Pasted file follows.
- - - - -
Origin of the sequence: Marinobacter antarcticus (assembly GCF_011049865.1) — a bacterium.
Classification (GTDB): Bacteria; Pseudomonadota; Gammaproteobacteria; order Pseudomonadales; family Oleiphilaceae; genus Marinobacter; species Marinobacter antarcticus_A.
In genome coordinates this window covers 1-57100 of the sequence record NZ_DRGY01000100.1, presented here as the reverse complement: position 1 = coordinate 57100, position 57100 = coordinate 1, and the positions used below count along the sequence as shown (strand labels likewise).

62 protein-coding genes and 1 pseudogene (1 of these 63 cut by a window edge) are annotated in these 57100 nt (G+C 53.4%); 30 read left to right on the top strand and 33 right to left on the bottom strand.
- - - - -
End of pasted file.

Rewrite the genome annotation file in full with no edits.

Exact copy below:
Origin of the sequence: Marinobacter antarcticus (assembly GCF_011049865.1) — a bacterium.
Classification (GTDB): Bacteria; Pseudomonadota; Gammaproteobacteria; order Pseudomonadales; family Oleiphilaceae; genus Marinobacter; species Marinobacter antarcticus_A.
In genome coordinates this window covers 1-57100 of the sequence record NZ_DRGY01000100.1, presented here as the reverse complement: position 1 = coordinate 57100, position 57100 = coordinate 1, and the positions used below count along the sequence as shown (strand labels likewise).

62 protein-coding genes and 1 pseudogene (1 of these 63 cut by a window edge) are annotated in these 57100 nt (G+C 53.4%); 30 read left to right on the top strand and 33 right to left on the bottom strand.